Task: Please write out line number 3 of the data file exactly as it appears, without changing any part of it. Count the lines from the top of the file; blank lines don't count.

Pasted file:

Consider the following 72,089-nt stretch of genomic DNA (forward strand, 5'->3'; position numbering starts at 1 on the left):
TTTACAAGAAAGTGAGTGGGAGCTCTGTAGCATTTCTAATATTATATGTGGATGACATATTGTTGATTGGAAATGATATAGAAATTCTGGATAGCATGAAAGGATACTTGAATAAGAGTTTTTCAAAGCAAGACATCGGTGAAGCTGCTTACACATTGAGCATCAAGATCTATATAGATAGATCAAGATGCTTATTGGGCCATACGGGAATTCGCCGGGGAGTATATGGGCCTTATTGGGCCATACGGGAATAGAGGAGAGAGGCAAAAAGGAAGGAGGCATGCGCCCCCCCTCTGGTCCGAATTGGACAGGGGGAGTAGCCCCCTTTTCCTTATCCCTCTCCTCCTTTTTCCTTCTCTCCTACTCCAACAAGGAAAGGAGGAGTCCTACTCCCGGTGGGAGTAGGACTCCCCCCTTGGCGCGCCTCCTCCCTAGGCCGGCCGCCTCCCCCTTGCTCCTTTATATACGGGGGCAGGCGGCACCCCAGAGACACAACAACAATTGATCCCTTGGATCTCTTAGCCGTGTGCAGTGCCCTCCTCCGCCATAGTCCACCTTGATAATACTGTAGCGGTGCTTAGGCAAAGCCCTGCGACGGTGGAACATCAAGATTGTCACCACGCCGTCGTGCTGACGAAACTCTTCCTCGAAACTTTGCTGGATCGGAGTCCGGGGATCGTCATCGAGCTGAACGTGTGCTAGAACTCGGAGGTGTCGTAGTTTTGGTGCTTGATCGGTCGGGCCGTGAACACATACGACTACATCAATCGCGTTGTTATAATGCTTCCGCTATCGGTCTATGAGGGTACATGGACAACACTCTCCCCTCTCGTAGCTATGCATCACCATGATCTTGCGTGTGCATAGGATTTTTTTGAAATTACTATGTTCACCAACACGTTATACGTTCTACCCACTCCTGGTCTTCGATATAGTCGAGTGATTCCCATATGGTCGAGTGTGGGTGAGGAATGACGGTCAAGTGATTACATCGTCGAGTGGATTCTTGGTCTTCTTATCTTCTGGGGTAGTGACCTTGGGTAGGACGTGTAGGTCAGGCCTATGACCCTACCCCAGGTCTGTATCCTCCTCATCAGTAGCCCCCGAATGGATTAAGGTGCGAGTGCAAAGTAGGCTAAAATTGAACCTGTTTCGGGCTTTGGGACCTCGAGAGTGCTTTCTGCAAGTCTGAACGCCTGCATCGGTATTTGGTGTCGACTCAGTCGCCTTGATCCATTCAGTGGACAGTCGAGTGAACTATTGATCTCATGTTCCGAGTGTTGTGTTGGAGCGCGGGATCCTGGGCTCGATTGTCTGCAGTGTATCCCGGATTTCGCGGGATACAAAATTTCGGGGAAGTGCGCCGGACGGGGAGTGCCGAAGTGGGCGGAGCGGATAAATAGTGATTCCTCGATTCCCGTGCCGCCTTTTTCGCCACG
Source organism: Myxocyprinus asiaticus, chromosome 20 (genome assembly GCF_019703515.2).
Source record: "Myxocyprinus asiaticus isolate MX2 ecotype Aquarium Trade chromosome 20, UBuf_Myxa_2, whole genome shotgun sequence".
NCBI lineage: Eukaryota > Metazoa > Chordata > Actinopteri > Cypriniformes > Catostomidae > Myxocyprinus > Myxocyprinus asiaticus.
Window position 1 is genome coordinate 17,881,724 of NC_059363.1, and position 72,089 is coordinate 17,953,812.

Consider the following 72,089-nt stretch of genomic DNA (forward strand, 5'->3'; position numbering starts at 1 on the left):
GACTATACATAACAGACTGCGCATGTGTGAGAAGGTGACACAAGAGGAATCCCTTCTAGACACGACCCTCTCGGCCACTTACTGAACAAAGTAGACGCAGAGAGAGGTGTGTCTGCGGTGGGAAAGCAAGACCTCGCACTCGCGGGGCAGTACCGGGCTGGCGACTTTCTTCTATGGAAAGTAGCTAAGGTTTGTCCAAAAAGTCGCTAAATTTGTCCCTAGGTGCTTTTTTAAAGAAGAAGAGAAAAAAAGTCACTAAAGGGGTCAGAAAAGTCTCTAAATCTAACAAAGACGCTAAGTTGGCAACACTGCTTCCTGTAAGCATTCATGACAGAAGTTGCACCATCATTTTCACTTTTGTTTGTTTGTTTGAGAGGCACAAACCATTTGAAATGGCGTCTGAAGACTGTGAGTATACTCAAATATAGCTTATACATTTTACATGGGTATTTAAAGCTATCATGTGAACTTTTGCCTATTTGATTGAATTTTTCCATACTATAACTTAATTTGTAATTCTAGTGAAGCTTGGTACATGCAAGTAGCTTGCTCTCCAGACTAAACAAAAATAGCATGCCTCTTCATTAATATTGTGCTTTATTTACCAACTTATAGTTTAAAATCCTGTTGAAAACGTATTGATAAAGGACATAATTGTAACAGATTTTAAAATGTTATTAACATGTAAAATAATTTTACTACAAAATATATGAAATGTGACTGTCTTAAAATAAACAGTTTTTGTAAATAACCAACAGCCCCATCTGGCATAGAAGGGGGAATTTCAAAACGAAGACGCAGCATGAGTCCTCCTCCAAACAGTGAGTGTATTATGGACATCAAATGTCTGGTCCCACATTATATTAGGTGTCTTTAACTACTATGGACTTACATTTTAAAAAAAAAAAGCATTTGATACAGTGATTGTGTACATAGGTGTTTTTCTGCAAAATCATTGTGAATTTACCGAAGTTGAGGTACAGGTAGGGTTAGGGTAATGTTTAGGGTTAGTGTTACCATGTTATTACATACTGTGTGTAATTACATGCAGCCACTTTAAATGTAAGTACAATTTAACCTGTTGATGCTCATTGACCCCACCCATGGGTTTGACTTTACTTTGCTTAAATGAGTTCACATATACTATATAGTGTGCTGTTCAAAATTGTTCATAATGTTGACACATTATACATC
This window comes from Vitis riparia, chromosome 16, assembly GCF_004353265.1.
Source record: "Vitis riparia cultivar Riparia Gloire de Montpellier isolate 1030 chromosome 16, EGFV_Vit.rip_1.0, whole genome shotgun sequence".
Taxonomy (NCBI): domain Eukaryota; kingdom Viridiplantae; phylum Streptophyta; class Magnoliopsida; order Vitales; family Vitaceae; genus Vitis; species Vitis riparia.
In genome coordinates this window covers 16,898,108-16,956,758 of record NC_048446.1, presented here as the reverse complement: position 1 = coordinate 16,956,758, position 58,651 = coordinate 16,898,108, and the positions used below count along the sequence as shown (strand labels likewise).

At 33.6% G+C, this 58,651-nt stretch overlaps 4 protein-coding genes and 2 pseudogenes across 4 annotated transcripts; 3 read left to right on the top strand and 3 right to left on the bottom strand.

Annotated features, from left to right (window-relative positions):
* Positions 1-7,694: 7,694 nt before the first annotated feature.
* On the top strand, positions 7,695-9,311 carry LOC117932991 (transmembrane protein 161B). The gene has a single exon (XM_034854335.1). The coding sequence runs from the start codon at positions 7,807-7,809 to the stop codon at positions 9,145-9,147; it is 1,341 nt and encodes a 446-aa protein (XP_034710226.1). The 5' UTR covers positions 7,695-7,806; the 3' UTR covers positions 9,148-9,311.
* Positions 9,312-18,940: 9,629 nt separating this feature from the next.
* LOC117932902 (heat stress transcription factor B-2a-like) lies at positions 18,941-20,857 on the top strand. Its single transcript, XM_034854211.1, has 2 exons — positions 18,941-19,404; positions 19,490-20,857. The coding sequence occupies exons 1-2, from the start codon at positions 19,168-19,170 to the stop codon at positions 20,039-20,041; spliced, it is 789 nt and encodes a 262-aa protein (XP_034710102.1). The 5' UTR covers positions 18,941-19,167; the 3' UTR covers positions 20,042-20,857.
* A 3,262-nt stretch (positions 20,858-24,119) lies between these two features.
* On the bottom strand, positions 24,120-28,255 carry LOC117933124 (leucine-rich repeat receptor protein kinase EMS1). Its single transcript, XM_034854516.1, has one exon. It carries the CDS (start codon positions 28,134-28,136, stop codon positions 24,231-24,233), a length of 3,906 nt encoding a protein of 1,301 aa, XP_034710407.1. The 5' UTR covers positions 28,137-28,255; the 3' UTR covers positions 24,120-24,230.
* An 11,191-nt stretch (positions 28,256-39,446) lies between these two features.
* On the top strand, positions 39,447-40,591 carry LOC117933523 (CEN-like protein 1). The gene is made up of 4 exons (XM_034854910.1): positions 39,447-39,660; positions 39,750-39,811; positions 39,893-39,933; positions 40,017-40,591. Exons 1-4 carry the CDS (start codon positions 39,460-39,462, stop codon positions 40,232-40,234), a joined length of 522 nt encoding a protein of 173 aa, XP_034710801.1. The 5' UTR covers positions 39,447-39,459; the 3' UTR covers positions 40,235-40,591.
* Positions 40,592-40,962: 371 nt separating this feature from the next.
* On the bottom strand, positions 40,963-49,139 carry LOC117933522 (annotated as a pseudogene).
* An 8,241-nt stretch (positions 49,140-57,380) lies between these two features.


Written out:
Source organism: Myxocyprinus asiaticus, chromosome 20 (genome assembly GCF_019703515.2).